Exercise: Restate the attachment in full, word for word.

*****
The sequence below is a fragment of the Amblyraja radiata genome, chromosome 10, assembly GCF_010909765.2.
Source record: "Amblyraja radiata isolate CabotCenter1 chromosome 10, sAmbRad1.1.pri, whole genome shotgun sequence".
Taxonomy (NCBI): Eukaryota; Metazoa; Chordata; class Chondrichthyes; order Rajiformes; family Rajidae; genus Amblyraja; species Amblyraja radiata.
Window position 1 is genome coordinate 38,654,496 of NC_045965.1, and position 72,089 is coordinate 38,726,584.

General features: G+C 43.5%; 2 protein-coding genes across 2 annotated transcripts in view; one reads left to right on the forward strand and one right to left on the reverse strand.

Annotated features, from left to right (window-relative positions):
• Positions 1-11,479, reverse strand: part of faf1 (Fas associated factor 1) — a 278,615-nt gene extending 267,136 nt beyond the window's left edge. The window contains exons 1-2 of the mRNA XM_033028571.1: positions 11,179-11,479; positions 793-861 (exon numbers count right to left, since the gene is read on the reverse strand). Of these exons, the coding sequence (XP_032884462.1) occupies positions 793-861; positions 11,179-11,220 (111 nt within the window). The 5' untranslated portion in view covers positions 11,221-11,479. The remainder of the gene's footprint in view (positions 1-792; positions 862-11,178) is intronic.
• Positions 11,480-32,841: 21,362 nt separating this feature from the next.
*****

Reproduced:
The sequence below is a fragment of the Amblyraja radiata genome, chromosome 10, assembly GCF_010909765.2.
Source record: "Amblyraja radiata isolate CabotCenter1 chromosome 10, sAmbRad1.1.pri, whole genome shotgun sequence".
Taxonomy (NCBI): Eukaryota; Metazoa; Chordata; class Chondrichthyes; order Rajiformes; family Rajidae; genus Amblyraja; species Amblyraja radiata.
Window position 1 is genome coordinate 38,654,496 of NC_045965.1, and position 72,089 is coordinate 38,726,584.

General features: G+C 43.5%; 2 protein-coding genes across 2 annotated transcripts in view; one reads left to right on the forward strand and one right to left on the reverse strand.

Annotated features, from left to right (window-relative positions):
• Positions 1-11,479, reverse strand: part of faf1 (Fas associated factor 1) — a 278,615-nt gene extending 267,136 nt beyond the window's left edge. The window contains exons 1-2 of the mRNA XM_033028571.1: positions 11,179-11,479; positions 793-861 (exon numbers count right to left, since the gene is read on the reverse strand). Of these exons, the coding sequence (XP_032884462.1) occupies positions 793-861; positions 11,179-11,220 (111 nt within the window). The 5' untranslated portion in view covers positions 11,221-11,479. The remainder of the gene's footprint in view (positions 1-792; positions 862-11,178) is intronic.
• Positions 11,480-32,841: 21,362 nt separating this feature from the next.